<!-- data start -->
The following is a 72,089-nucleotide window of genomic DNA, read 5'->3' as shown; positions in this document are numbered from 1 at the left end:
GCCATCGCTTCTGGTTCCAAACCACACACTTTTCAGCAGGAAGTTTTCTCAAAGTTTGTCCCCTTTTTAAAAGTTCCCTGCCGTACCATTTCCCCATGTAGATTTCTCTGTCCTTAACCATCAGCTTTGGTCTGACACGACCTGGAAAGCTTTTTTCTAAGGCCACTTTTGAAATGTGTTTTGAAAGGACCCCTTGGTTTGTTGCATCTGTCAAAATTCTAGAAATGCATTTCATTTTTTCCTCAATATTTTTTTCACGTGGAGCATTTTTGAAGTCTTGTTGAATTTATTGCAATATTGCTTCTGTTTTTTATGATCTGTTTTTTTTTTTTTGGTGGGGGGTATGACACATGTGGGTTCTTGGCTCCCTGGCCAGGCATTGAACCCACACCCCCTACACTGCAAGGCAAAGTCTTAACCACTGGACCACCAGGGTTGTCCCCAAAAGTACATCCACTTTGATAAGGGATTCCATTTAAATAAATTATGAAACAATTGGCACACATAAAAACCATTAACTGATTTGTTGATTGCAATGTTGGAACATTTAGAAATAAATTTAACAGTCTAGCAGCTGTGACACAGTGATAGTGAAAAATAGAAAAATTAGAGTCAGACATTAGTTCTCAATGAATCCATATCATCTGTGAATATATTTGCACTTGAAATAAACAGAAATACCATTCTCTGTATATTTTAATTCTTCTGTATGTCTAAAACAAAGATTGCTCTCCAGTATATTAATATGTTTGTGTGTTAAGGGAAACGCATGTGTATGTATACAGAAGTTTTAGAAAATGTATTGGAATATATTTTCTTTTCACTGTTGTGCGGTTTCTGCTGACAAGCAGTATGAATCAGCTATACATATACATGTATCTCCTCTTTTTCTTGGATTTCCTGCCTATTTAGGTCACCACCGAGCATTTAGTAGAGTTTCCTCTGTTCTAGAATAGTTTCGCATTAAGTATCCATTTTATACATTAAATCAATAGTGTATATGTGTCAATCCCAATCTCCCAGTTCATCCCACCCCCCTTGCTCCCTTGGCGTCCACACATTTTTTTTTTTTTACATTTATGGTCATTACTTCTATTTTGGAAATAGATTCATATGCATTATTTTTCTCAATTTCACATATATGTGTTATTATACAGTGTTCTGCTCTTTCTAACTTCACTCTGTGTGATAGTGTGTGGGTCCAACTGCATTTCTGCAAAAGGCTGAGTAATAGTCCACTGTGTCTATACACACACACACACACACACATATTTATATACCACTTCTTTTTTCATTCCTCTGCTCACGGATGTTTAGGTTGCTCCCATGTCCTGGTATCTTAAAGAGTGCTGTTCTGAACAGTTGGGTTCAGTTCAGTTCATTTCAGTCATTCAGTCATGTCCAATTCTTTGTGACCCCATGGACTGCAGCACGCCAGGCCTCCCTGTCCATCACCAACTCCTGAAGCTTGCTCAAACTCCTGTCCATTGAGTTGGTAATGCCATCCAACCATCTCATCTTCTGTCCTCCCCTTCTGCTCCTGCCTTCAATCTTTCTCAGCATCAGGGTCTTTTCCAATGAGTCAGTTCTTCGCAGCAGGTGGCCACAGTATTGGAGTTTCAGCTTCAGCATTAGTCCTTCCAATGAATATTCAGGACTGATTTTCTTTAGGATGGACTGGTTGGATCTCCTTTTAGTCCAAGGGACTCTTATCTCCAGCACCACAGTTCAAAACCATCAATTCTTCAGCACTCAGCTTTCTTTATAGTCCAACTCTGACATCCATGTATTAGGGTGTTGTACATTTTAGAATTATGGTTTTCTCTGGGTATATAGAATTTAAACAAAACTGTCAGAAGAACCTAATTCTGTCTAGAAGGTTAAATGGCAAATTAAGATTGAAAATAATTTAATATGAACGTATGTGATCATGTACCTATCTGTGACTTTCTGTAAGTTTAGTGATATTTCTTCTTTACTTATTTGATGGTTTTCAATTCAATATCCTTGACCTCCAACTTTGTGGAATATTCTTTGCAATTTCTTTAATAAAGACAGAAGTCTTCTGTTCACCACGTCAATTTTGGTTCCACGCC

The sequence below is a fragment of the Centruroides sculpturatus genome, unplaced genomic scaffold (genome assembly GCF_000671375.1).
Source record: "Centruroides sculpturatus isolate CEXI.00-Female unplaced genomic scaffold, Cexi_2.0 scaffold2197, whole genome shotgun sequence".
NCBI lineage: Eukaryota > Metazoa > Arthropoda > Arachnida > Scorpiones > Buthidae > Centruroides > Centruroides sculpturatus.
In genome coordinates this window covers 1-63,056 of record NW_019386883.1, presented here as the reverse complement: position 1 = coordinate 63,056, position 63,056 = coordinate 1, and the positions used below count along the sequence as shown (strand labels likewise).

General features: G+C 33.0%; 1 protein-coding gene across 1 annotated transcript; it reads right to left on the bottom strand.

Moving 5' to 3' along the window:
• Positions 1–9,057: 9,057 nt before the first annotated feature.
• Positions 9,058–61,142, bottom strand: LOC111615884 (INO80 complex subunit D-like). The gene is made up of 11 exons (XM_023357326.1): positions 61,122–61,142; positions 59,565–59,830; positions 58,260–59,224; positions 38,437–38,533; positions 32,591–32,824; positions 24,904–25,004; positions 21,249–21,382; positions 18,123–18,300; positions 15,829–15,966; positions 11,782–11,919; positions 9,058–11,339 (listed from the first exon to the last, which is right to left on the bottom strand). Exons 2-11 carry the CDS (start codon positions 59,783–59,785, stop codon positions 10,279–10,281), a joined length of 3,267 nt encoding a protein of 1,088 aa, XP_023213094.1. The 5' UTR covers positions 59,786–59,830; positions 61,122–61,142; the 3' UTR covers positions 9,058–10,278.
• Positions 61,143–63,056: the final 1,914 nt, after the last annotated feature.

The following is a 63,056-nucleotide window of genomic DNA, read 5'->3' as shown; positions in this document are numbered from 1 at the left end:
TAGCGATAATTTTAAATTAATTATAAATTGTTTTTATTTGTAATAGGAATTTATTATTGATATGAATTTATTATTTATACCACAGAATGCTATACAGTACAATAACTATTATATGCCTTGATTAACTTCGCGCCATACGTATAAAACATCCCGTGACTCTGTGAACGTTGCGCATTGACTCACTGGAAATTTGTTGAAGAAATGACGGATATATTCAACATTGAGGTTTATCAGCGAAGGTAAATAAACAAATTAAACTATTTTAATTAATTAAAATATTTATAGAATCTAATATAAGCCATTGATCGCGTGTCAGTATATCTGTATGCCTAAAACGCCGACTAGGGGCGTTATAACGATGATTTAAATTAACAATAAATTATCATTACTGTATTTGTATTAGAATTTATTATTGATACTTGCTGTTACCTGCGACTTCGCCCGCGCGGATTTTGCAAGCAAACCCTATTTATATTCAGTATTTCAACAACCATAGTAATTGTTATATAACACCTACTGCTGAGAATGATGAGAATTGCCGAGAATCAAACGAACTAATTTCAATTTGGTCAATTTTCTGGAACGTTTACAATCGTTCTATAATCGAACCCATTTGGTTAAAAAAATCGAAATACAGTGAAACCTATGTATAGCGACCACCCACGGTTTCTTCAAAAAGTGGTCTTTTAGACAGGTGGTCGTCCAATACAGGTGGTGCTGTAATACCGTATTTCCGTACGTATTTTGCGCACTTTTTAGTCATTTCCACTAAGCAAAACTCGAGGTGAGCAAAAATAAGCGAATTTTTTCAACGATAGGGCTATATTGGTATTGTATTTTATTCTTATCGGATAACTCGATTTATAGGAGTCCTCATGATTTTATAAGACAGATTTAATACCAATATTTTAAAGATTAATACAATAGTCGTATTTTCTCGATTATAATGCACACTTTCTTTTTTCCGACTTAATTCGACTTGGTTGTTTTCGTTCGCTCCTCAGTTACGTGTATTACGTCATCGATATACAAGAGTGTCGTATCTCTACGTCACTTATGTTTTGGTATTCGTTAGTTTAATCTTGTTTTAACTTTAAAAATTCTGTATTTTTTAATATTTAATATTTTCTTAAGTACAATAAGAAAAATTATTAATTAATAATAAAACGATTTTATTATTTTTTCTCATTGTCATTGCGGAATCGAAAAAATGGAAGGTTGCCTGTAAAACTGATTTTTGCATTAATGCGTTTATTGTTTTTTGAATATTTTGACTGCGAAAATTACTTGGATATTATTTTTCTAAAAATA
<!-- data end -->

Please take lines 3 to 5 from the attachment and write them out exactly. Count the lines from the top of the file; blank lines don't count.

The sequence below is a fragment of the Centruroides sculpturatus genome, unplaced genomic scaffold (genome assembly GCF_000671375.1).
Source record: "Centruroides sculpturatus isolate CEXI.00-Female unplaced genomic scaffold, Cexi_2.0 scaffold2197, whole genome shotgun sequence".
NCBI lineage: Eukaryota > Metazoa > Arthropoda > Arachnida > Scorpiones > Buthidae > Centruroides > Centruroides sculpturatus.